Entrepreneurs are launching an eco-friendly fashion firm that will help cut down the huge amount of fabric wasted globally every year.

TeX Textiles with a Difference – part of the Cultivate Cornwall social enterprise – is the brainchild of Falmouth Business School’s Harry Deacon and alumnus, John Lakey

During their entrepreneurship degree, the duo came up with an idea to use offcuts and unwanted textiles from clothing companies, including Seasalt, and turn them into fashion and homeware items.

They have self-financed a pilot programme to develop their own product range and are now bidding for £100k to take the venture forward.

With regular support from a number of volunteers, they raised further awareness at the free TEX Fashionista show at Cornubia, Par, last weekend.

“It was an amazing event, an opportunity to bring the community together and for us to showcase what we do,” said Deacon.

“The fashion industry produces about 60% waste and that is set to increase, so as well as the commercial aspect of this enterprise there is the ecological side, which to us is so important.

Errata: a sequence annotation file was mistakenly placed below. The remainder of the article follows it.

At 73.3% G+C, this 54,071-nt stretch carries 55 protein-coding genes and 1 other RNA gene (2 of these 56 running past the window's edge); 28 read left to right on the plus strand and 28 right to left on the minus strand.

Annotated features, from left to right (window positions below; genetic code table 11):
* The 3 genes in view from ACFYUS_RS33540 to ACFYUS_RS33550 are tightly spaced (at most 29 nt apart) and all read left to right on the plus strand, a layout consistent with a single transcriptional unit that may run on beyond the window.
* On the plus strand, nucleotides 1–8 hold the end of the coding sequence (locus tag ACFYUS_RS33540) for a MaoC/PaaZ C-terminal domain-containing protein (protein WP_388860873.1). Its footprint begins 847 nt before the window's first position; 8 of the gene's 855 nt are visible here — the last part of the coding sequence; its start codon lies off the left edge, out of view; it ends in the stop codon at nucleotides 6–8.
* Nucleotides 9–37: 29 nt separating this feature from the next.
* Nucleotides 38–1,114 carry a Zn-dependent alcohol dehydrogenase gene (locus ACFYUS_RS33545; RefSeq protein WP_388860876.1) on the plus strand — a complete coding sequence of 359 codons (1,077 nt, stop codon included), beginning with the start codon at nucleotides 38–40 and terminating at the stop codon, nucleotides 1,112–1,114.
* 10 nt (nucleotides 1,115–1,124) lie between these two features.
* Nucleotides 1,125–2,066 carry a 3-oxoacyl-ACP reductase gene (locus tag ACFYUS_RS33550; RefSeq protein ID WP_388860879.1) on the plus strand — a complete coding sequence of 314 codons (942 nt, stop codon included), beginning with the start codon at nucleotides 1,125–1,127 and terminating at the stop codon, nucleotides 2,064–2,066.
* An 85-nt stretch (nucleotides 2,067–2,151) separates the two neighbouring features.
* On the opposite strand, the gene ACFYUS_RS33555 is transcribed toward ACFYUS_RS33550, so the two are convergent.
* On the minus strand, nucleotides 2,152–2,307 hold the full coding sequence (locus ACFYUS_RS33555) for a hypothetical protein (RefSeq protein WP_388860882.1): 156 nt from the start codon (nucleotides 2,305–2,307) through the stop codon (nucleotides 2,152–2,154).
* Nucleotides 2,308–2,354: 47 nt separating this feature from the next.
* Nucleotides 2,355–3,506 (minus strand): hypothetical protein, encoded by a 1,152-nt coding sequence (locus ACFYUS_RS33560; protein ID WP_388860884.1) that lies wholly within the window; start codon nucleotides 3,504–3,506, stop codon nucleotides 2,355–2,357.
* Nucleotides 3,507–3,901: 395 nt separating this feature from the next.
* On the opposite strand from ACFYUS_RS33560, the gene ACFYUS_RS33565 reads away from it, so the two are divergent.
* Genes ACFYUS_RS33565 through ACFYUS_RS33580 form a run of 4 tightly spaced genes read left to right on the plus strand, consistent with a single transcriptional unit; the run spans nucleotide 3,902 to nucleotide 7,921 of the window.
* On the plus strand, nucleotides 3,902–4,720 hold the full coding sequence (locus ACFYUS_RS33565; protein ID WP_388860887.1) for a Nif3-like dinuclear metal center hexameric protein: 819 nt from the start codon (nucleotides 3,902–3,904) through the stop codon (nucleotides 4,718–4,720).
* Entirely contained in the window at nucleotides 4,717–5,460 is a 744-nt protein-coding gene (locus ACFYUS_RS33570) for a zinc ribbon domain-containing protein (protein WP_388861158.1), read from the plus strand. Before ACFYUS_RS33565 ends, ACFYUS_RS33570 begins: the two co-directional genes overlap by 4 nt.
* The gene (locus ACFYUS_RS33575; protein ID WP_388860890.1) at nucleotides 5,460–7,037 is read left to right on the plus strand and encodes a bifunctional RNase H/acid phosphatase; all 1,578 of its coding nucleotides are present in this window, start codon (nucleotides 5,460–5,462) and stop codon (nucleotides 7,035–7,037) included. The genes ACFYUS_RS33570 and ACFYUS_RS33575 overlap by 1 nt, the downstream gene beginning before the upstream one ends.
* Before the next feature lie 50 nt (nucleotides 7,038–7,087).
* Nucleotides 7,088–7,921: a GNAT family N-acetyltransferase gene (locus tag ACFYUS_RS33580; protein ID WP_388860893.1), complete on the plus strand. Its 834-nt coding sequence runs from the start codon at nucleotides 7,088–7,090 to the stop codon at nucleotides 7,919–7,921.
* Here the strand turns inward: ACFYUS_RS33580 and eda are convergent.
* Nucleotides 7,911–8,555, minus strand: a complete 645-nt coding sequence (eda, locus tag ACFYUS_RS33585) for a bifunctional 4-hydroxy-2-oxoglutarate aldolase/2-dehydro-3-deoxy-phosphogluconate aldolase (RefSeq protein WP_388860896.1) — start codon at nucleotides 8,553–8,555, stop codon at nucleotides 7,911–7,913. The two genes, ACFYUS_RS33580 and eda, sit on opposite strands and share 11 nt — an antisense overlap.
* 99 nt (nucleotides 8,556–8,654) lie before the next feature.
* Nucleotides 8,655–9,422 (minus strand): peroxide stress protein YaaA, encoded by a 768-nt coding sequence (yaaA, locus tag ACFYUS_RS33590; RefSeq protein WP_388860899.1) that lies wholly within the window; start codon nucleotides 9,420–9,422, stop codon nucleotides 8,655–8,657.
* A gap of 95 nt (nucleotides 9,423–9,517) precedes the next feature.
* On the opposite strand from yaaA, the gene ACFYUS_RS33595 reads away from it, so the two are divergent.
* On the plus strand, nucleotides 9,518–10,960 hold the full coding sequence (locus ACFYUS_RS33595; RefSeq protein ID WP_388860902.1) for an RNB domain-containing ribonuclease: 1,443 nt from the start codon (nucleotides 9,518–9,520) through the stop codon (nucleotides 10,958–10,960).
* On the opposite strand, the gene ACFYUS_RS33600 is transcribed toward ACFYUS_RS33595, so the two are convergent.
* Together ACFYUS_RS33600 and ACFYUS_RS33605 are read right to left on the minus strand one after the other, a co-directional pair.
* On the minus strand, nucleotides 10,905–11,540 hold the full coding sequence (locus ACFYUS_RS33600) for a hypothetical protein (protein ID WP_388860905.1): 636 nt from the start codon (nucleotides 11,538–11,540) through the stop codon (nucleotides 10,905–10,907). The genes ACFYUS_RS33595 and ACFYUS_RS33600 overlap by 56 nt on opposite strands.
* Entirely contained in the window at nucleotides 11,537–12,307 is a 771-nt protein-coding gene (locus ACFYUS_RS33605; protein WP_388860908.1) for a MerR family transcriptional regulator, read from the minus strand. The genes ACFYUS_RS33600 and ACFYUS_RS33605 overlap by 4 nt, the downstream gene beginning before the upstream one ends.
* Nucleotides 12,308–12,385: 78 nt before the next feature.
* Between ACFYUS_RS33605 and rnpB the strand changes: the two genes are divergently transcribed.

“Working with partners like Seasalt, who have been amazing, we can try and change the culture of the industry and build a successful company that will make a real difference.”

Deacon says the support of lecturers at Falmouth University was invaluable, and as he prepares to leave the university and take on the venture full time – Lakey graduated last summer – there are firm foundations on which to construct a sustainable business.

He has the full support of professor Chris Jones, director of Falmouth Business School, who said: “Harry and John have done tremendously well, their entrepreneurial spirit is exactly what we look for and try to nurture and encourage.

“I wish them every success with Cultivate Cornwall, it’s a brilliant idea and of course there are wider benefits for the environment and our community – good luck to them.”


  1. Well done. This is something that will make Cornwall proud. Tackling the huge waste of material is vital and if you can make some money out of reusing pre-loved clothes then this is a win/win. Good luck with your venture – doing good is good for business.

Comments are closed.